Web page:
Houlin Zhao: The WSIS process was initiated by ITU Member States at the Plenipotentiary Conference in Minneapolis, United States, in 1998, and ITU successfully managed two phases of WSIS — one in Geneva in December 2003 and the other in Tunis in November 2005.

WSIS has modernized the concept of the information society across the globe. The annual WSIS Forum, which ITU organizes in coordination with the United Nations Educational, Scientific and Cultural Organization (UNESCO), the United Nations Conference on Trade and Development (UNCTAD) and the United Nations Development Programme (UNDP), allows Member States and other stakeholders to share their success stories and lessons of ICT development.

Because there are still many challenges and opportunities to be taken up by the global ICT family, I would support the efforts being made by our members for ITU to continue to lead the WSIS process beyond 2015.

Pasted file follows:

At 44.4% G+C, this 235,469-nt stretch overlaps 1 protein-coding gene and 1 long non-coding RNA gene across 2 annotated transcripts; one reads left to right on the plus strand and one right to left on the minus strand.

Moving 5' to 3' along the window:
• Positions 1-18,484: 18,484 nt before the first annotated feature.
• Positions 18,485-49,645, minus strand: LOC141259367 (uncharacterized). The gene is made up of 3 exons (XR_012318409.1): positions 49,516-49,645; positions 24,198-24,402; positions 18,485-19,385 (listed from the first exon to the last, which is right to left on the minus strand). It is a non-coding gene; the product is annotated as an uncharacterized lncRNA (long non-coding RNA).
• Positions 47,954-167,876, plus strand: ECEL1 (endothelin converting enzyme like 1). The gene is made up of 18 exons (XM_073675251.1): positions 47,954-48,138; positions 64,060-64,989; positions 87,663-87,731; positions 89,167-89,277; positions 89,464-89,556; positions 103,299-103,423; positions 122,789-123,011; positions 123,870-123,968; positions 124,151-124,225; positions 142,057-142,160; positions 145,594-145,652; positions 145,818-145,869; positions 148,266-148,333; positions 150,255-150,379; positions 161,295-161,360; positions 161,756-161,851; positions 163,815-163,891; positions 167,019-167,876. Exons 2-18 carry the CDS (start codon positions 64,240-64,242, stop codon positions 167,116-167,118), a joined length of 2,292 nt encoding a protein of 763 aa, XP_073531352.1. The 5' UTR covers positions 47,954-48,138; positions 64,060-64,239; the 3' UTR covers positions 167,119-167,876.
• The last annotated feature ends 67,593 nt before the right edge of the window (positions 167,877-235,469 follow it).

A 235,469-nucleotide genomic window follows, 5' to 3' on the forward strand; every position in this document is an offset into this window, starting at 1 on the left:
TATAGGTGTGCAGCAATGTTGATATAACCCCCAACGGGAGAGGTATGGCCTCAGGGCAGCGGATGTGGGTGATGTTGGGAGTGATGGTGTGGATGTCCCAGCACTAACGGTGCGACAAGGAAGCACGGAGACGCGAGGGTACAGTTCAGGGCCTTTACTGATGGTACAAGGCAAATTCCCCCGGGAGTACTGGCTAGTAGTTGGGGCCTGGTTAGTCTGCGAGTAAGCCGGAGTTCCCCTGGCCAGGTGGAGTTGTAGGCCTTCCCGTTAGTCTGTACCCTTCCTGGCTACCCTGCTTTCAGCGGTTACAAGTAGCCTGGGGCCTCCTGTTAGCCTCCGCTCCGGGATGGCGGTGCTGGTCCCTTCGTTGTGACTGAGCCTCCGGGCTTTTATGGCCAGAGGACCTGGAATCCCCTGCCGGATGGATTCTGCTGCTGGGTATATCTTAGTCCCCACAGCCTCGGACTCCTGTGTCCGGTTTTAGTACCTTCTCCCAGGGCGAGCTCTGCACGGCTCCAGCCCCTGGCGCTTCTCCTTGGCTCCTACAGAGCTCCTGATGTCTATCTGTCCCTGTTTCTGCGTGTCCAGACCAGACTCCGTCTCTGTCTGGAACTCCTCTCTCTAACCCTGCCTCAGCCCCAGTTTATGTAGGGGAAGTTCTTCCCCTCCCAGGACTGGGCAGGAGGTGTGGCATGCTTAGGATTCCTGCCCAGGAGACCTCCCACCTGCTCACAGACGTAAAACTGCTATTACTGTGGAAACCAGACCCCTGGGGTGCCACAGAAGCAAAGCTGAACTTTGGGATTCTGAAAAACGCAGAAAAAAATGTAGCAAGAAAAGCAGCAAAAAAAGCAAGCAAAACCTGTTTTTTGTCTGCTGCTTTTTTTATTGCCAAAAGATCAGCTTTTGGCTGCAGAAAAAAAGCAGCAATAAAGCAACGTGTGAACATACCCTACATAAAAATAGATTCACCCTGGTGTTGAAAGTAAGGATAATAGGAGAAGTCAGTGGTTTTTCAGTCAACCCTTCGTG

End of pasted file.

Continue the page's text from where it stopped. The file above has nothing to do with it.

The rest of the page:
The United Nations post-2015 sustainable development agenda will address new challenges facing people and the planet. How should ITU contribute to shaping that agenda?

Houlin Zhao: I led an ITU delegation to participate in the United Nations Conference on Sustainable Development (Rio+20), held in Brazil, in June 2012. I am very pleased that the resulting outcome document — “The Future We Want” — repeatedly highlights the importance of ICT for sustainable development. “The Future We Want” underlines the need to improve access to ICT, especially broadband networks and services, and to bridge the digital divide.

The United Nations Member States are engaged in formulating a single development framework — the Post-2015 Development Agenda and Sustainable Development Goals.

We have to continue convincing stakeholders that ICT play an important role in promoting the economic, social and environmental dimensions of sustainable development, and will thus contribute to a sustainable future for the planet and for present and future generations.